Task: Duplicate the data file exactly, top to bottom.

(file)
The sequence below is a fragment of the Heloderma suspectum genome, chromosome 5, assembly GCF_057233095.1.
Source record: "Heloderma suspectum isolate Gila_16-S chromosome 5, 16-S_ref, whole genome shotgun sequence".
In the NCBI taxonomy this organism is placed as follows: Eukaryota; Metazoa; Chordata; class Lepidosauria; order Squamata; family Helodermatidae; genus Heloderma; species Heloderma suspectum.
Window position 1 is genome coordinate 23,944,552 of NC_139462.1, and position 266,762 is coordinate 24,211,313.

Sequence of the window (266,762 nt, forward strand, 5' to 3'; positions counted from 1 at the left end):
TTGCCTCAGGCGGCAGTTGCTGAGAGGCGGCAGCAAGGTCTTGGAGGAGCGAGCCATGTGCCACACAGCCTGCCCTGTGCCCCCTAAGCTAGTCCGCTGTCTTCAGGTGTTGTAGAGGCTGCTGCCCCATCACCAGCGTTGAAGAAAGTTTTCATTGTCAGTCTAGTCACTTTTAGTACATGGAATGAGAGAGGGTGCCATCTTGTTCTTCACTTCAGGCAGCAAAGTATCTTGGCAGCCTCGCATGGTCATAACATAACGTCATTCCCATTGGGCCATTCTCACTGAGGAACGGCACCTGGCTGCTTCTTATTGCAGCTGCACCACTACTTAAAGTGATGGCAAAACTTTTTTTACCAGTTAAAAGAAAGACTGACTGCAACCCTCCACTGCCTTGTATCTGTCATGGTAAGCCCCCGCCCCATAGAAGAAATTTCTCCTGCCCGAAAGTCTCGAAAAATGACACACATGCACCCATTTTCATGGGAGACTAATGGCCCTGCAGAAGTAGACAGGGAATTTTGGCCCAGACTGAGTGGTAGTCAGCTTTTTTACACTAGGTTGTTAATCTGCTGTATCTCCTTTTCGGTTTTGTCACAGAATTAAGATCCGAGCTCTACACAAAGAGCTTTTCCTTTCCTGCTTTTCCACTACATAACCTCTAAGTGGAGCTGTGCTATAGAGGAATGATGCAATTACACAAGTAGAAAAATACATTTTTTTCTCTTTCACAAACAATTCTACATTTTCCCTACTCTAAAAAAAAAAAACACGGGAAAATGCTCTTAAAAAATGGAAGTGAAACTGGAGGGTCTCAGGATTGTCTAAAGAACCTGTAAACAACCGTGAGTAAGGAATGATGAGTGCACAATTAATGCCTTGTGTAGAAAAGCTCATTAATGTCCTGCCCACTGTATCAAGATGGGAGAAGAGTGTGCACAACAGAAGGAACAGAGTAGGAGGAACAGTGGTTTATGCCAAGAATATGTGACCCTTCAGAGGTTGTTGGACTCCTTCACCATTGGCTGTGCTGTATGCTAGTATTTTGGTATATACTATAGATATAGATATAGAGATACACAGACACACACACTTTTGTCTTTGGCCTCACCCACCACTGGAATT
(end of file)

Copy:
The sequence below is a fragment of the Heloderma suspectum genome, chromosome 5, assembly GCF_057233095.1.
Source record: "Heloderma suspectum isolate Gila_16-S chromosome 5, 16-S_ref, whole genome shotgun sequence".
In the NCBI taxonomy this organism is placed as follows: Eukaryota; Metazoa; Chordata; class Lepidosauria; order Squamata; family Helodermatidae; genus Heloderma; species Heloderma suspectum.
Window position 1 is genome coordinate 23,944,552 of NC_139462.1, and position 266,762 is coordinate 24,211,313.

Sequence of the window (266,762 nt, forward strand, 5' to 3'; positions counted from 1 at the left end):
TTGCCTCAGGCGGCAGTTGCTGAGAGGCGGCAGCAAGGTCTTGGAGGAGCGAGCCATGTGCCACACAGCCTGCCCTGTGCCCCCTAAGCTAGTCCGCTGTCTTCAGGTGTTGTAGAGGCTGCTGCCCCATCACCAGCGTTGAAGAAAGTTTTCATTGTCAGTCTAGTCACTTTTAGTACATGGAATGAGAGAGGGTGCCATCTTGTTCTTCACTTCAGGCAGCAAAGTATCTTGGCAGCCTCGCATGGTCATAACATAACGTCATTCCCATTGGGCCATTCTCACTGAGGAACGGCACCTGGCTGCTTCTTATTGCAGCTGCACCACTACTTAAAGTGATGGCAAAACTTTTTTTACCAGTTAAAAGAAAGACTGACTGCAACCCTCCACTGCCTTGTATCTGTCATGGTAAGCCCCCGCCCCATAGAAGAAATTTCTCCTGCCCGAAAGTCTCGAAAAATGACACACATGCACCCATTTTCATGGGAGACTAATGGCCCTGCAGAAGTAGACAGGGAATTTTGGCCCAGACTGAGTGGTAGTCAGCTTTTTTACACTAGGTTGTTAATCTGCTGTATCTCCTTTTCGGTTTTGTCACAGAATTAAGATCCGAGCTCTACACAAAGAGCTTTTCCTTTCCTGCTTTTCCACTACATAACCTCTAAGTGGAGCTGTGCTATAGAGGAATGATGCAATTACACAAGTAGAAAAATACATTTTTTTCTCTTTCACAAACAATTCTACATTTTCCCTACTCTAAAAAAAAAAAACACGGGAAAATGCTCTTAAAAAATGGAAGTGAAACTGGAGGGTCTCAGGATTGTCTAAAGAACCTGTAAACAACCGTGAGTAAGGAATGATGAGTGCACAATTAATGCCTTGTGTAGAAAAGCTCATTAATGTCCTGCCCACTGTATCAAGATGGGAGAAGAGTGTGCACAACAGAAGGAACAGAGTAGGAGGAACAGTGGTTTATGCCAAGAATATGTGACCCTTCAGAGGTTGTTGGACTCCTTCACCATTGGCTGTGCTGTATGCTAGTATTTTGGTATATACTATAGATATAGATATAGAGATACACAGACACACACACTTTTGTCTTTGGCCTCACCCACCACTGGAATT